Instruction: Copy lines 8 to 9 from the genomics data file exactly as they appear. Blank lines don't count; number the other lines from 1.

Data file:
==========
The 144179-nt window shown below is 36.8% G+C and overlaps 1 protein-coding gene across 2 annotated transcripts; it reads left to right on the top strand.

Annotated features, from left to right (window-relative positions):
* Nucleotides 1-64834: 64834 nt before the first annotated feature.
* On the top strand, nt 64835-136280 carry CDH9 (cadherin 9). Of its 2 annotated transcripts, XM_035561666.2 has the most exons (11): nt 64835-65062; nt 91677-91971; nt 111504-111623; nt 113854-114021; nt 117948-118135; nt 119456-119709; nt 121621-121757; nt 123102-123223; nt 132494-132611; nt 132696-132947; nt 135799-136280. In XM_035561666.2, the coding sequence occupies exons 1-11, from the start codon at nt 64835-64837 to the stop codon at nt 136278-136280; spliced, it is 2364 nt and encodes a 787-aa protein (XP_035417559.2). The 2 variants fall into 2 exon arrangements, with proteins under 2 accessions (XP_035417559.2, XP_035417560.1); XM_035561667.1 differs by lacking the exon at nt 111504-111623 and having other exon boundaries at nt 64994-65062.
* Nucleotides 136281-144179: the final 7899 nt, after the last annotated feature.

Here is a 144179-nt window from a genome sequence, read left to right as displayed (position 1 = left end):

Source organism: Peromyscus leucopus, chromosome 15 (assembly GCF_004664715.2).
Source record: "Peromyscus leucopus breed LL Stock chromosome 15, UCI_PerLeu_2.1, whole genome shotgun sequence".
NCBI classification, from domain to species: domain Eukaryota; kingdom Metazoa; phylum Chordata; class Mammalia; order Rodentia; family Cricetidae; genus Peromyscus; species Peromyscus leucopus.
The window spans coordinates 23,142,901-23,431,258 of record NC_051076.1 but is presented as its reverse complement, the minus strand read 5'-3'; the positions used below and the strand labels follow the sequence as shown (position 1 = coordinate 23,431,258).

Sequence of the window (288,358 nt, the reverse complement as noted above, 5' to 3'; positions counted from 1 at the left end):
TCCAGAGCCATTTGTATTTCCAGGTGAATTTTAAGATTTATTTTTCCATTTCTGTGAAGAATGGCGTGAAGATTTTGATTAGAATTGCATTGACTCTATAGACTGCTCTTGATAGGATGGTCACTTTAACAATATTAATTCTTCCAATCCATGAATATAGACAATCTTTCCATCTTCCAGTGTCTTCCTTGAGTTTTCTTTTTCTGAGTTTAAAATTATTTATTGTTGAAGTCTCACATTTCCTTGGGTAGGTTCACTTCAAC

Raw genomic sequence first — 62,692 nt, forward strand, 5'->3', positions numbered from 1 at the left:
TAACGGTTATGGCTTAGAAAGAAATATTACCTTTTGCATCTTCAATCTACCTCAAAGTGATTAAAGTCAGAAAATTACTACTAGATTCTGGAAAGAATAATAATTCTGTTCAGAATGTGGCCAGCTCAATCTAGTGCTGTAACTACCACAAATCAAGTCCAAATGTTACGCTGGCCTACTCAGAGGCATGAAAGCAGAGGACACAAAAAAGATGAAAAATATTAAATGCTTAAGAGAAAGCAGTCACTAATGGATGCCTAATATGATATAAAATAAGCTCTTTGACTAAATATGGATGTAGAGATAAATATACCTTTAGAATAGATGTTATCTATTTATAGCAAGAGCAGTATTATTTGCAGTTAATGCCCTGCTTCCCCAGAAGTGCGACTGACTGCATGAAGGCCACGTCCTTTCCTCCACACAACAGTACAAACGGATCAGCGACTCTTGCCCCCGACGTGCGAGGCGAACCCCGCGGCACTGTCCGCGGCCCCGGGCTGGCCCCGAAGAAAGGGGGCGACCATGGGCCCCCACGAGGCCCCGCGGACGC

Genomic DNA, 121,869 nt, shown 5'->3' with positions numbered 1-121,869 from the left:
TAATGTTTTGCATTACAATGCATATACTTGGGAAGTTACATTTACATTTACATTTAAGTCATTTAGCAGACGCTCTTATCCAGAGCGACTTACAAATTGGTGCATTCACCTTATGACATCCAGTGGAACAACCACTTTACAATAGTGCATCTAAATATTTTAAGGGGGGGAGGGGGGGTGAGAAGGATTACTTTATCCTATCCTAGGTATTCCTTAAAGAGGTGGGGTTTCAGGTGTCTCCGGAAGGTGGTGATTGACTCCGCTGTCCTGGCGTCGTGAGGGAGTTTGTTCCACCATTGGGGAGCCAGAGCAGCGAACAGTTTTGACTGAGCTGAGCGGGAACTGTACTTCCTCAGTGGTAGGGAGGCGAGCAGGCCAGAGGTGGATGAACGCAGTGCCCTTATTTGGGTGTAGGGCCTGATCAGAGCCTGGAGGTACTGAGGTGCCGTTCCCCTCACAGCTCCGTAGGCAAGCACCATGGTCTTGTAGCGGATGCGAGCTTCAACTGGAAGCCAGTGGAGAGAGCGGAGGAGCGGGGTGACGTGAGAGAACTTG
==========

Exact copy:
Source record: "Peromyscus leucopus breed LL Stock chromosome 15, UCI_PerLeu_2.1, whole genome shotgun sequence".
NCBI classification, from domain to species: domain Eukaryota; kingdom Metazoa; phylum Chordata; class Mammalia; order Rodentia; family Cricetidae; genus Peromyscus; species Peromyscus leucopus.